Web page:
Hey Everyone,

How are you doing?

It’s been a long time since my last post. Too long in fact. Time has been against me as well as my mental state! Oh, and my physical state as well! It seems some days are great and others are just downright awful!! Anyway….the topic for this post is about retractions and prolapses of the stoma, both of which are unpleasant experiences.

Information in this post is sourced from the book “Fecal & Urinary Diversions Management Principles” as well as my own personal experiences.

Up until mid July, I had only experienced retractions,and then for whatever reason, my ileostomy prolapsed. It prolapsed about 20cm (7.8 inches), and excruciating pain accompanied the prolapse. The term prolapse means the telescoping of the bowel through the stoma. There is no definitive length to a prolapse, which can vary in length between 12.5 to 33cm (5 to 13 inches), based on those figures, mine was mid-range. I can assure you though it felt like my WHOLE innards were tumbling out

In the days leading up to the prolapse, I’d been experiencing a niggling pain at the “top” of my stoma, that  is to say that looking down on my stoma, if it were a clock it would be 5o’clock. On the day, this pain was getting noticeably worse. Each time I bent over, or forward, when I straightened up, this pain was really catching. By days end, it was really quite severe. Id eaten a little bit of tea, and was in the loo, when I started experiencing super severe upper abdominal cramps. I noticed that my pouch had filled with liquid. Uh oh…please not an obstruction! Please not an anything!!!!!

When I emptied the pouch, as I undid it, and the liquid poured out, so too did my ileostomy!! I nearly died! I removed the pouch and couldn’t believe what I was seeing. (I got photos of it to send to the surgeon, but I don’t think it appropriate that they be displayed here!) There was my ileostomy…all 20cm of it! By this time, the cramping still hadn’t abated, and I was sweating and clammy. I was trying to think rationally…not easy when you’re in shock!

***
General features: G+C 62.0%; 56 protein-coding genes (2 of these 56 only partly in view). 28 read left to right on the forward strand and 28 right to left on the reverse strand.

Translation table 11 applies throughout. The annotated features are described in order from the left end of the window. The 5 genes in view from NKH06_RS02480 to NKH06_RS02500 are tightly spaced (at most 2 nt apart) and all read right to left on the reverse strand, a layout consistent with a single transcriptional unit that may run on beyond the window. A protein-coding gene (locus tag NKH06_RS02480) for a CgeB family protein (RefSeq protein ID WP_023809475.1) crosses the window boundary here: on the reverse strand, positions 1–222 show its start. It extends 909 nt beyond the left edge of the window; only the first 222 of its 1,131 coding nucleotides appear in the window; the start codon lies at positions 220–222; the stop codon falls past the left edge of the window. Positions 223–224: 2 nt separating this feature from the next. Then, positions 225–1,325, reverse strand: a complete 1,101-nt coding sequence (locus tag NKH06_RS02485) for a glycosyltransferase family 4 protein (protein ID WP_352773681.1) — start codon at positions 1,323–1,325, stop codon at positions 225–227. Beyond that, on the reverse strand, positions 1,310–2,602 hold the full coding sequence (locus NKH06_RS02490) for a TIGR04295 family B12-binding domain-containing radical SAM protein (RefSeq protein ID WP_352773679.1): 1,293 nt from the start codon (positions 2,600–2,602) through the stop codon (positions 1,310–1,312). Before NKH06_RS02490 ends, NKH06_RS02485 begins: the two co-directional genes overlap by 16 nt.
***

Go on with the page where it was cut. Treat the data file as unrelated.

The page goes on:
Not only did the length shock me, but the diameter as well. It was extremely enlarged. I had a go at reducing it. This means that I attempted to gently push it back inside. I guess because of my state, I wasn’t able to do so. It was difficult to reduce though and the pain was still intense. I called for an ambulance as it is my only means of transport into the hospital, and I knew I needed some serious pain relief!!

At the hospital, I saw the Dr on call. She had a look at the stoma, attempted to reduce it but also ran into difficulty.In addition, this was the first time she had seen a prolapsed stoma, so no doubt she was a little bit nervous!  A decision was made to call in the “head honcho”. He came in to see me,prior to coming in, he  had phoned through to the surgical team at the larger hospital informing them of my presence and diagnosis. He wanted to let them know of me in case he couldn’t reduce it and I would have to travel the 100km to have it surgically repaired. He managed to reduce it after about 1/2 hour of gently putting pressure on it and distributing the oedema that had occurred. It was also starting to become a dusky colour instead of the nice healthy red that is often associated with a stoma.

I was kept in hospital overnight, NBM to rest the bowel, and ease the cramping. Also the Dr wanted to make sure that it wouldn’t prolapse again. If it did, I was going to be sent to the larger hospital. I’m sure I hardly moved all night, just in case I prolapsed again!!

Since that first prolapse, I have had eight more since…The next couple weren’t as long, and were quite easy to reduce. Each subsequent prolapse however got longer and longer, until, it was about the same length as the first one. The most recent prolapse, which I’m happy to say was been about 6 weeks ago, was as long as the first one. The unusual thing with that one was it was quite hard to reduce. After I reduced it though, it prolapsed within 10 minutes of me standing up. The second attempt at reduction was again, not without it’s difficulties. This time, I laid down for about 20 mins, unfortunately within 10 minutes of getting up, it prolapsed AGAIN!! This was the third prolapse within 1/2 hour!!! This time I stayed in bed for the rest of the day. I was too scared to get up, and besides, I had a lot of pain.